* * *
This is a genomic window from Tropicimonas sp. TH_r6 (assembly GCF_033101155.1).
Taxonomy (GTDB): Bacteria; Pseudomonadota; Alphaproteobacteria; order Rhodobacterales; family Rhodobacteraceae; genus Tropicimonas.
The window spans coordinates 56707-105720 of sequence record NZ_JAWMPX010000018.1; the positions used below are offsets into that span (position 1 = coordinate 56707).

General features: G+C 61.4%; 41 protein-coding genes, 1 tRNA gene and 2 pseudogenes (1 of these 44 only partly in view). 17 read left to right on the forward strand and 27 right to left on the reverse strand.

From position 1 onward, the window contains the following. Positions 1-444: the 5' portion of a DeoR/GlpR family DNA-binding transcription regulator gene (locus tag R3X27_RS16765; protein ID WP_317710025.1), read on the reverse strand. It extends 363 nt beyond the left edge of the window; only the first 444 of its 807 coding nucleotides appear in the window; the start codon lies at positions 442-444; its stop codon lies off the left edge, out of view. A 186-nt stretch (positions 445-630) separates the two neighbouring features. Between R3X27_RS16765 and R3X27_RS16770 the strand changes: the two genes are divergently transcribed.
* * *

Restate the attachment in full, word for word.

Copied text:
This is a genomic window from Tropicimonas sp. TH_r6 (assembly GCF_033101155.1).
Taxonomy (GTDB): Bacteria; Pseudomonadota; Alphaproteobacteria; order Rhodobacterales; family Rhodobacteraceae; genus Tropicimonas.
The window spans coordinates 56707-105720 of sequence record NZ_JAWMPX010000018.1; the positions used below are offsets into that span (position 1 = coordinate 56707).

General features: G+C 61.4%; 41 protein-coding genes, 1 tRNA gene and 2 pseudogenes (1 of these 44 only partly in view). 17 read left to right on the forward strand and 27 right to left on the reverse strand.

From position 1 onward, the window contains the following. Positions 1-444: the 5' portion of a DeoR/GlpR family DNA-binding transcription regulator gene (locus tag R3X27_RS16765; protein ID WP_317710025.1), read on the reverse strand. It extends 363 nt beyond the left edge of the window; only the first 444 of its 807 coding nucleotides appear in the window; the start codon lies at positions 442-444; its stop codon lies off the left edge, out of view. A 186-nt stretch (positions 445-630) separates the two neighbouring features. Between R3X27_RS16765 and R3X27_RS16770 the strand changes: the two genes are divergently transcribed.